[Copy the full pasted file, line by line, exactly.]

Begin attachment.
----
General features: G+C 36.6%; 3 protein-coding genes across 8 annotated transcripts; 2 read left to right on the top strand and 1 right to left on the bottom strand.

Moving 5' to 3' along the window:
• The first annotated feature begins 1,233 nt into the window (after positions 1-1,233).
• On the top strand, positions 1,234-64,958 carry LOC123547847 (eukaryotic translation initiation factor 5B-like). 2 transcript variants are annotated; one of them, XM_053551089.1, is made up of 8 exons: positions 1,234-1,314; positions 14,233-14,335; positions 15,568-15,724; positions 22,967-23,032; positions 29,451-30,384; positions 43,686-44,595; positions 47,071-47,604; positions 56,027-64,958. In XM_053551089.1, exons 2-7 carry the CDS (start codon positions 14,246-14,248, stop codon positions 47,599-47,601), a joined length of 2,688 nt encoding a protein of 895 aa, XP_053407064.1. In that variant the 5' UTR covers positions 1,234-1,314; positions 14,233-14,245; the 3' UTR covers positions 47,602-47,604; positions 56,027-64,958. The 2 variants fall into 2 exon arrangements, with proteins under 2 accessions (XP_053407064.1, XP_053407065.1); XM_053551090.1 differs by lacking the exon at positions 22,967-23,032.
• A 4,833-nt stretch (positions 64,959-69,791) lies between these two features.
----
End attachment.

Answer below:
General features: G+C 36.6%; 3 protein-coding genes across 8 annotated transcripts; 2 read left to right on the top strand and 1 right to left on the bottom strand.

Moving 5' to 3' along the window:
• The first annotated feature begins 1,233 nt into the window (after positions 1-1,233).
• On the top strand, positions 1,234-64,958 carry LOC123547847 (eukaryotic translation initiation factor 5B-like). 2 transcript variants are annotated; one of them, XM_053551089.1, is made up of 8 exons: positions 1,234-1,314; positions 14,233-14,335; positions 15,568-15,724; positions 22,967-23,032; positions 29,451-30,384; positions 43,686-44,595; positions 47,071-47,604; positions 56,027-64,958. In XM_053551089.1, exons 2-7 carry the CDS (start codon positions 14,246-14,248, stop codon positions 47,599-47,601), a joined length of 2,688 nt encoding a protein of 895 aa, XP_053407064.1. In that variant the 5' UTR covers positions 1,234-1,314; positions 14,233-14,245; the 3' UTR covers positions 47,602-47,604; positions 56,027-64,958. The 2 variants fall into 2 exon arrangements, with proteins under 2 accessions (XP_053407064.1, XP_053407065.1); XM_053551090.1 differs by lacking the exon at positions 22,967-23,032.
• A 4,833-nt stretch (positions 64,959-69,791) lies between these two features.